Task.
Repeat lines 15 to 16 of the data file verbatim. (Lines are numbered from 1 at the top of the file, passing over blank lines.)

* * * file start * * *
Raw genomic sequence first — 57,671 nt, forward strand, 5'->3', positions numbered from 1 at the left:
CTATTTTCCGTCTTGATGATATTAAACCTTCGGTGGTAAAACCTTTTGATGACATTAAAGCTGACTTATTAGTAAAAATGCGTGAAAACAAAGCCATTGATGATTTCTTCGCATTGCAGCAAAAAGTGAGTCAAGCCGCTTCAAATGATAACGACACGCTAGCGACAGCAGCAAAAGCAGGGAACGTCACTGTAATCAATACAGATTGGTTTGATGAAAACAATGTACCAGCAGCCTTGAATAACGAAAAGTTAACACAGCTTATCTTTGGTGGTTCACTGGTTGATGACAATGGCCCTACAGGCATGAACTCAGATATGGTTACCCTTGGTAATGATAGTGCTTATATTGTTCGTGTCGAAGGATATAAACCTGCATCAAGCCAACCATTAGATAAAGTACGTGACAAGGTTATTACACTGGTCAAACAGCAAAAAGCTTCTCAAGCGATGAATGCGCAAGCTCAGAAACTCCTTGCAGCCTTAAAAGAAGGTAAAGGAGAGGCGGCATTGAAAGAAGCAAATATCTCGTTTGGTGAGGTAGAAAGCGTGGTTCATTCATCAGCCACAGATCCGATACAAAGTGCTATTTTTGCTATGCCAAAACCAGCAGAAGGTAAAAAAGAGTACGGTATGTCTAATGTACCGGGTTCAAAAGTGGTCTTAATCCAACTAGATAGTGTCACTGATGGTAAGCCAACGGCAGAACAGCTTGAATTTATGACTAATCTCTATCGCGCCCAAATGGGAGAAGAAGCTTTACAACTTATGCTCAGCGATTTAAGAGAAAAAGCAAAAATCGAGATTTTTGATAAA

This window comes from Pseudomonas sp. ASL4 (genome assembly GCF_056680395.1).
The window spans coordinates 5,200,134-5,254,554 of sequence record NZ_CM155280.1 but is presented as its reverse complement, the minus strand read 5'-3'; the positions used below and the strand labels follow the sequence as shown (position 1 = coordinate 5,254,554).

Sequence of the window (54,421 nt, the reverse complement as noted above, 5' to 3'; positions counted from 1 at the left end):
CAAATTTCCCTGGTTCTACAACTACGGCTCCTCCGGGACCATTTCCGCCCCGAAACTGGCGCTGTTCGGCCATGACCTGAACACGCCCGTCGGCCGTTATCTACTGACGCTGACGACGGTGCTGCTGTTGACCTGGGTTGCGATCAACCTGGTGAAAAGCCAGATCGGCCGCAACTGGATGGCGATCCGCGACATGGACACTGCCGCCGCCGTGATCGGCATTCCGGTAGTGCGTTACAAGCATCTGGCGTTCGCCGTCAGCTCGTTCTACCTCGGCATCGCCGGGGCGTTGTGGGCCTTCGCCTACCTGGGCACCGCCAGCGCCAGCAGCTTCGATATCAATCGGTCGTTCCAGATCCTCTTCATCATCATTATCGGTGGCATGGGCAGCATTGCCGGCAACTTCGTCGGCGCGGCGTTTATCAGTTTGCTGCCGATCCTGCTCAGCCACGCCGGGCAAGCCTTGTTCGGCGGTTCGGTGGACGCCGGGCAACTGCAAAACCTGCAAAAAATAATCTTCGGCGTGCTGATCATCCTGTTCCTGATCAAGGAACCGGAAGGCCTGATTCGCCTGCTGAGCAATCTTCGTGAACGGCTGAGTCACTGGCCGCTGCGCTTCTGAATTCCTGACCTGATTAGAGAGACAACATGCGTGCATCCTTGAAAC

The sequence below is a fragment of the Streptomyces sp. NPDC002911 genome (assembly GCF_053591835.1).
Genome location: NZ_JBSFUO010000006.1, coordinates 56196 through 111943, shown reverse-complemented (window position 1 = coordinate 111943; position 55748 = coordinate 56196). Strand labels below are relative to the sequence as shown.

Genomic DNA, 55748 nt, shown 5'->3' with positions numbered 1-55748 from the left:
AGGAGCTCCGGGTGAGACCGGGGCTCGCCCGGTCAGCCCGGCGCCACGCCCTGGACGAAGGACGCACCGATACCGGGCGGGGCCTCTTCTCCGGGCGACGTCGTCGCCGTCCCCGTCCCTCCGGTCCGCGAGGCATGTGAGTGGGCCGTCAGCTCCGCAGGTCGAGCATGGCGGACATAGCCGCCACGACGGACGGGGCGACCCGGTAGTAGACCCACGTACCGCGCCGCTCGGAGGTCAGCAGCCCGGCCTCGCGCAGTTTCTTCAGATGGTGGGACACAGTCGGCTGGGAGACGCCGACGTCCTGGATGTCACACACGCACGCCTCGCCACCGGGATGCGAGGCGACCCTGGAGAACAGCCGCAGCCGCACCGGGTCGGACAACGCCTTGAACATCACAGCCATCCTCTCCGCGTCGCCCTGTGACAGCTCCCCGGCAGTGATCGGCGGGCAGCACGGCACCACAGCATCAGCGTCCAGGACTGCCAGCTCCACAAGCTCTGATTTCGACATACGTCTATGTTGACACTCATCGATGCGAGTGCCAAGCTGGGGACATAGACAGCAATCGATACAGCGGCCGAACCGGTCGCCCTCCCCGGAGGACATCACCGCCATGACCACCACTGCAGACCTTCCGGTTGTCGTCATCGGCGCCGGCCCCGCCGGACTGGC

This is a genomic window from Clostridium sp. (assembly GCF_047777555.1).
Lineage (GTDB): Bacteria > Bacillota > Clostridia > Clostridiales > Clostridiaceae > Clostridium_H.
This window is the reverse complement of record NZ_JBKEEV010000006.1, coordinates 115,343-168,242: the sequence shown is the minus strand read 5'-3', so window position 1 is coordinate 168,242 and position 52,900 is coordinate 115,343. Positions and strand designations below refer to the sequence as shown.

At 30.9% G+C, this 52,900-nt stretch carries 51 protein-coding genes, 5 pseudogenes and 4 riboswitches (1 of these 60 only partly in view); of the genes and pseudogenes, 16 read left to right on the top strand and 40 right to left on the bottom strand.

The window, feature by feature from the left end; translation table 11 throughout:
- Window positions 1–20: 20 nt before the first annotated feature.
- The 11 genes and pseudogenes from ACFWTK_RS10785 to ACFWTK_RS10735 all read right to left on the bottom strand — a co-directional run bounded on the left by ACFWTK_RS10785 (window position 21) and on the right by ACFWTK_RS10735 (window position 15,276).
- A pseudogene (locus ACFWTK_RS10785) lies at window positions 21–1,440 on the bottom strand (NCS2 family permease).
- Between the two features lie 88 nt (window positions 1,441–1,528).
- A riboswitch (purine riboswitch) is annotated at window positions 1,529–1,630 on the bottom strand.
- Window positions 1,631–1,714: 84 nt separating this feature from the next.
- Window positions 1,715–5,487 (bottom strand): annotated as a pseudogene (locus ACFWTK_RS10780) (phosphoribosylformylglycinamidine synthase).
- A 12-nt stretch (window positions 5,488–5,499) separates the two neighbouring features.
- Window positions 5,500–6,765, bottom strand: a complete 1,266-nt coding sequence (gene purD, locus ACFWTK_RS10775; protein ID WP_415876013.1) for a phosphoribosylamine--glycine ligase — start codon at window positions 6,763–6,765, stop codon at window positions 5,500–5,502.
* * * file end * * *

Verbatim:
The window, feature by feature from the left end; translation table 11 throughout:
- Window positions 1–20: 20 nt before the first annotated feature.